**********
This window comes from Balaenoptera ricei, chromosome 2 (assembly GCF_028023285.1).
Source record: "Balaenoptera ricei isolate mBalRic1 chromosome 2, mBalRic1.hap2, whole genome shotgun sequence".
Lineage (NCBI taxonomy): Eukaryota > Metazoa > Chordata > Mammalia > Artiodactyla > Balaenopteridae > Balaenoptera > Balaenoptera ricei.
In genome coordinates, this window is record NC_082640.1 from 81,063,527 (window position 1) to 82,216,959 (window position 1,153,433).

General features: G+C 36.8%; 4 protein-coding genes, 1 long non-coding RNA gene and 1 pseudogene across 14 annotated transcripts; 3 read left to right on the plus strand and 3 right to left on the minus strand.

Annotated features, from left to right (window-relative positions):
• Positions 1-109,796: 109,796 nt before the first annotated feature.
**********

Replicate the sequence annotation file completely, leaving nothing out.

This window comes from Balaenoptera ricei, chromosome 2 (assembly GCF_028023285.1).
Source record: "Balaenoptera ricei isolate mBalRic1 chromosome 2, mBalRic1.hap2, whole genome shotgun sequence".
Lineage (NCBI taxonomy): Eukaryota > Metazoa > Chordata > Mammalia > Artiodactyla > Balaenopteridae > Balaenoptera > Balaenoptera ricei.
In genome coordinates, this window is record NC_082640.1 from 81,063,527 (window position 1) to 82,216,959 (window position 1,153,433).

General features: G+C 36.8%; 4 protein-coding genes, 1 long non-coding RNA gene and 1 pseudogene across 14 annotated transcripts; 3 read left to right on the plus strand and 3 right to left on the minus strand.

Annotated features, from left to right (window-relative positions):
• Positions 1-109,796: 109,796 nt before the first annotated feature.